Past war allies to get aid, advice

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Past war allies to get aid, advice

Jangchung Gymnasium has long served as a mecca for local sporting events ranging from volleyball and boxing to basketball and wrestling.

But construction of the giant 9,775 square-meter facility in 1963 would not have been possible without the help of engineers from the Philippines, a country that had a much higher economic standing and far superior technologies than Korea.

At the time, Korea didn’t have the know-how, let alone the necessary resources, to build such a structure. Fast-forward 46 years, and the tables have turned, with Korea far surpassing the Philippines in a number of economic and business measures. Officials from the Philippines who attended a forum in Seoul last September to discuss issue related to developmental aid even said their country has “seriously studied” why the two countries’ economic status reversed over the past few decades.

It’s a common story for Korea, which has surpassed many countries that it once relied on for guidance and assistance. Now, Korea is actively looking to return the favor.

The government said this week that it plans to offer special treatment to developing nations that sent their troops to help South Korea during the Korean War (1950-53), in part via a program that works to share the nation’s knowledge in economic growth.

“To give back to the international community for what they did for Korea, we will roll out developmental aid programs specifically for those who helped us,” said Joo Yung-hwan, the director of the Finance Ministry’s International Economic Affairs Bureau. “The Knowledge Sharing Program will also join such efforts.”

The program, known as KSP, was created in 2004 amid an increase in demand from other countries eager to learn about Korea’s past developmental experience. Major beneficiaries of the program to date include Vietnam, which in 2006 created it own version of the Korea Export-Import Bank.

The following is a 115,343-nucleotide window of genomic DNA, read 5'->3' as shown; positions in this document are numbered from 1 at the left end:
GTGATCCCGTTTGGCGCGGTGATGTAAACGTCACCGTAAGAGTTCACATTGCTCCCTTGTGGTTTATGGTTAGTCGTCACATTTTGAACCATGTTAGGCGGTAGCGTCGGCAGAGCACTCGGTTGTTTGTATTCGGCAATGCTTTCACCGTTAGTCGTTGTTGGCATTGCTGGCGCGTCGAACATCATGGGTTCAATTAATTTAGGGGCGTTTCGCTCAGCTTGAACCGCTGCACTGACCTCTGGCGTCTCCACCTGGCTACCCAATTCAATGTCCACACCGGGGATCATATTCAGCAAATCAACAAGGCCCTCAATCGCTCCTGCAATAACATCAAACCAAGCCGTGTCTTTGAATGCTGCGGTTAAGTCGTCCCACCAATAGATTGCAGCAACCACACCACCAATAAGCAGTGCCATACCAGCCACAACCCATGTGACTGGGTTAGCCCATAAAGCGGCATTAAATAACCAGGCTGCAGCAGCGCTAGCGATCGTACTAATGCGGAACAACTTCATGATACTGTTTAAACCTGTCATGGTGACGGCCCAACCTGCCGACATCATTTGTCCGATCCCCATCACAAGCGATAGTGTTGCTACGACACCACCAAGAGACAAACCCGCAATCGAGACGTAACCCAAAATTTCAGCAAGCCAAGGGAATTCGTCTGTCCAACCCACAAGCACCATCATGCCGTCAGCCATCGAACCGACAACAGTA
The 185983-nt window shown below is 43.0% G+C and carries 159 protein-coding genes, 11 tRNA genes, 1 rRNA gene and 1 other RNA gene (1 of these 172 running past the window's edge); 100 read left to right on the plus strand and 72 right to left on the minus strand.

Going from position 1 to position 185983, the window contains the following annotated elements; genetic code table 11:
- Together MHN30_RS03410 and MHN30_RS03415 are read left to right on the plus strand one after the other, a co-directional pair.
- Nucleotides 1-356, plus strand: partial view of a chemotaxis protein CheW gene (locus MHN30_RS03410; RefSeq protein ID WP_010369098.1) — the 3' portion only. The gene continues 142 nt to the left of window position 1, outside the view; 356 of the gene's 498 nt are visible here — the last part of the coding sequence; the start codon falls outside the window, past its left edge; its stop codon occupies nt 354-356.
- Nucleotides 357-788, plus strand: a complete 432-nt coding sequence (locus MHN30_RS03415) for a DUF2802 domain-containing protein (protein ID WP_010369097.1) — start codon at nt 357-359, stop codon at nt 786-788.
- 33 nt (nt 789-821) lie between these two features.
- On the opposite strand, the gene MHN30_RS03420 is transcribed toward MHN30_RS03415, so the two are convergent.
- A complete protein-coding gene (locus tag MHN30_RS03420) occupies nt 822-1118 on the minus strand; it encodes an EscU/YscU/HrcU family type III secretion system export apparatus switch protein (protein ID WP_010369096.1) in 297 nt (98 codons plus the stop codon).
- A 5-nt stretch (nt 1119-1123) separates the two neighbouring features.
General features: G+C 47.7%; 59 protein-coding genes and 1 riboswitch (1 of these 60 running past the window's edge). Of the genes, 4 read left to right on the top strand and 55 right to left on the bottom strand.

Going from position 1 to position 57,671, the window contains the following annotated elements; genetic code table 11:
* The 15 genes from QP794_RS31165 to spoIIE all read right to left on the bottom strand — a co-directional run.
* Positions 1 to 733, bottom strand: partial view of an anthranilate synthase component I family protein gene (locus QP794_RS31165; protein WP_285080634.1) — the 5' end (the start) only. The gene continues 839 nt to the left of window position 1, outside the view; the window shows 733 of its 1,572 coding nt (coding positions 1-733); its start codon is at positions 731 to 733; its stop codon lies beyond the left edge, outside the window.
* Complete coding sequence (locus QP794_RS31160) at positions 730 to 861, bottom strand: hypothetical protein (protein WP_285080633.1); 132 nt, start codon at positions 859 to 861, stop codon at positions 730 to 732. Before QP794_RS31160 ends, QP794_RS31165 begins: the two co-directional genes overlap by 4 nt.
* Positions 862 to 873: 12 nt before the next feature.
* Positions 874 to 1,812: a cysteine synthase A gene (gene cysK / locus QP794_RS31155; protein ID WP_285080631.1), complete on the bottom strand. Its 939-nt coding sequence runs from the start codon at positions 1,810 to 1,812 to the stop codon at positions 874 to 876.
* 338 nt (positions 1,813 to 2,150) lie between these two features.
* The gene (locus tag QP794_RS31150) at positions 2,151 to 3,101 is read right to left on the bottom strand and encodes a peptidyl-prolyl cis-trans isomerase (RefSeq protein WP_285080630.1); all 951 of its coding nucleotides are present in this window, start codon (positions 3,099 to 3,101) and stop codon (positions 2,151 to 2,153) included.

Officials behind the program, however, hope to take it to another level this year as part of an effort to commemorate the 60th anniversary of the war.

Turkey, which sent 15,000-strong troops to Korea during the war, has already benefited, having received advice on developmental strategies. Colombia, which sent troops here five decades ago, is also on the list of countries that will benefit from KSP this year, while Peru and Brazil, which sent supplies to South Korea during the war, are also on the list.

The list of KSP beneficiary nations has expanded from only two in 2004 to 16 this year.

As part of the program, Seoul officials record the experiences of veteran government officials who helped devise and implement state-initiated economic growth projects, including their tribulations and trials in the past.

They then compile the information to make a packet of knowledge summing up the country’s experiences.

By Hoh Kui-seek []
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6·25 때 도와준 나라 경제발전 ‘특별과외’ … 60년 전 은혜 갚는다

#1960년대 초 완공된 장충체육관은 필리핀 기업의 손을 거쳤다. 우리 기술만으로는 그렇게 큰 건축물을 지을 수 없었기 때문이다. 당시만 해도 한국전쟁 참전국인 필리핀은 우리보다 소득수준이 높고, 기술도 앞서는 나라였다. 지난해 수출입은행이 개최한 대외경제협력기금(EDCF) 워크숍에서 윌프레드 디 페리오 필리핀 국가경제개발부 프로젝트담당 국장은 이렇게 말했다.

“한국은 50년 전만 해도 필리핀보다 낙후된 국가였으나 지금은 역전됐다. 이유가 뭘까, 한때 심각하게 연구한 적도 있다.”

#압둘라예 와데 세네갈 대통령은 지난 1월 한국을 찾아 “경제발전 경험을 배우고 싶다”고 밝혔다. 뜻밖의 요청이었다.

“한국은 세네갈의 발전 모델이다. 한국이 서부 아프리카 진출을 희망한다면 필요한 모든 협조를 다하겠다.”

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